Transgender and now former U.S. Army soldier Chelsea Manning recently sat down for an interview with ABC News’ “Nightline” co-anchor Juju Chang where she discussed her military crimes, transgender transition and why she leaked classified documents.
Manning served seven years of a 35-year sentence at the U.S. Disciplinary Barracks in Fort Leavenworth, Kansas, after being convicted by a military tribunal for releasing more than half a million classified documents to WikiLeaks. At the time of her information-passing, Manning was a 22-year-old Private who went by the name Bradley Manning.
In her interview, Manning tearfully thanked former President Barack Obama for commuting her sentence before he left office in 2017.
“I was given a chance, that’s all I wanted,” Manning wept. “That’s all I asked for was a chance, that’s it.”
When asked by Chang earlier in the segment if she felt that an apology was in order, Manning sidestepped making amends for what some call treasonous conduct.
“Anything I’ve done, it’s me. There’s no one else,” Manning told Chang. “No one told me to do this. Nobody directed me to do this. This is me. It’s on me.”
Explaining why she decided to release the documents, Manning said, “We’re getting all this information from all these different sources and it’s just death, destruction, mayhem.”
“We’re filtering it all through facts, statistics, reports, dates, times, locations, and eventually, you just stop,” she added. “I stopped seeing just statistics and information, and I started seeing people.”
During her trial, Manning was acquitted of aiding the enemy and explained that she didn’t leak the information to sabotage the United States or to compromise national security, but to spark conversation in the public domain.
Manning announced that she was transgender just days after her 2013 sentencing, and the U.S. military initially denied hormone therapy while she was incarcerated.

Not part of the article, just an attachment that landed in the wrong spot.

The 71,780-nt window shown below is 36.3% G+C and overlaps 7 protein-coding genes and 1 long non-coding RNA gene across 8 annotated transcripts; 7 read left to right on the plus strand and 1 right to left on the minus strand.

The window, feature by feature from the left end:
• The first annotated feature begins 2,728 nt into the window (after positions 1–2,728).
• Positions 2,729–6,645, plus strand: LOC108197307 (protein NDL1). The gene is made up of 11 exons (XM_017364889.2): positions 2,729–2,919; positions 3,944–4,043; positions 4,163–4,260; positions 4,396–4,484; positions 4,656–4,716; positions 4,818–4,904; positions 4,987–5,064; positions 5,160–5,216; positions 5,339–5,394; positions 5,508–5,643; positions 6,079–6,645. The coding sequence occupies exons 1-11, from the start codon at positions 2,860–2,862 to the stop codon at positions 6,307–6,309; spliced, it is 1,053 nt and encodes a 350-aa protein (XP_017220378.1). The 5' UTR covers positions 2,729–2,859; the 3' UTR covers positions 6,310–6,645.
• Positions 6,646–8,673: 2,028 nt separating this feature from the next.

As a result, Manning attempted suicide twice.
Manning’s ACLU lawyer, Chase Strangio, filed a lawsuit in September 2014 to fight for her right to hormone therapy.
Strangio noted that Manning was “the first military prisoner to receive health care related to gender transition and was part of a shift in practice that lead to the elimination of the ban on open trans service in the military.”
“It’s literally what keeps me alive,” Manning said about fighting for hormone therapy for a full conversion. “It keeps me from feeling like I’m in the wrong body. I used to get these horrible feelings like I just wanted to rip my body apart.”
She added, “I don’t want to have to go through that experience again. It’s really, really awful.”
Released from prison on May 17, the upcoming interview with “Nightline” is Manning’s first public interview as a free citizen, but maintains that despite her experience, she has “nothing but utmost respect for the military.”
“The military is diverse, and large, and it’s public, it serves a public function, it serves a public duty,” she said. “And the people who are in the military work very hard, often for not much money, to make their country better and to protect their country. I have nothing but respect for that. And that’s why I signed up.”
The full interview will air early next week on a special edition of “Nightline,” and is called “Declassified: The Chelsea Manning Story.”
See the segment in the video below.
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